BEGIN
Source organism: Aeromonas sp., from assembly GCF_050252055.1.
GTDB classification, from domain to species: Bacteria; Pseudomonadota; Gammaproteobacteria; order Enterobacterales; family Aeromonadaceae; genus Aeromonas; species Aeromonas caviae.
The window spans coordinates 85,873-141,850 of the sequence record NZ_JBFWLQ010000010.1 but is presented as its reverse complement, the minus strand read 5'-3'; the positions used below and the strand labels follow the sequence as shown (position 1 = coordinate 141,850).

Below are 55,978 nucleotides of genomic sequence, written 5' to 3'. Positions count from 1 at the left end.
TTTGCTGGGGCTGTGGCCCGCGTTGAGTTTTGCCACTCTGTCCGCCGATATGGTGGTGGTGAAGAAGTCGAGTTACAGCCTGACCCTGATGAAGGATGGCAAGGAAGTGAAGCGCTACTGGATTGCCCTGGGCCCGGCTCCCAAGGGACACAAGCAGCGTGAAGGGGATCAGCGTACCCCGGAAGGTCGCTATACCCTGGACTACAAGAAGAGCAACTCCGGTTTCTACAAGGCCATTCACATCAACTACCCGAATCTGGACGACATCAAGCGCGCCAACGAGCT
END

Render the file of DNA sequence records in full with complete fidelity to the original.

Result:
Source organism: Aeromonas sp., from assembly GCF_050252055.1.
GTDB classification, from domain to species: Bacteria; Pseudomonadota; Gammaproteobacteria; order Enterobacterales; family Aeromonadaceae; genus Aeromonas; species Aeromonas caviae.
The window spans coordinates 85,873-141,850 of the sequence record NZ_JBFWLQ010000010.1 but is presented as its reverse complement, the minus strand read 5'-3'; the positions used below and the strand labels follow the sequence as shown (position 1 = coordinate 141,850).

Below are 55,978 nucleotides of genomic sequence, written 5' to 3'. Positions count from 1 at the left end.
TTTGCTGGGGCTGTGGCCCGCGTTGAGTTTTGCCACTCTGTCCGCCGATATGGTGGTGGTGAAGAAGTCGAGTTACAGCCTGACCCTGATGAAGGATGGCAAGGAAGTGAAGCGCTACTGGATTGCCCTGGGCCCGGCTCCCAAGGGACACAAGCAGCGTGAAGGGGATCAGCGTACCCCGGAAGGTCGCTATACCCTGGACTACAAGAAGAGCAACTCCGGTTTCTACAAGGCCATTCACATCAACTACCCGAATCTGGACGACATCAAGCGCGCCAACGAGCT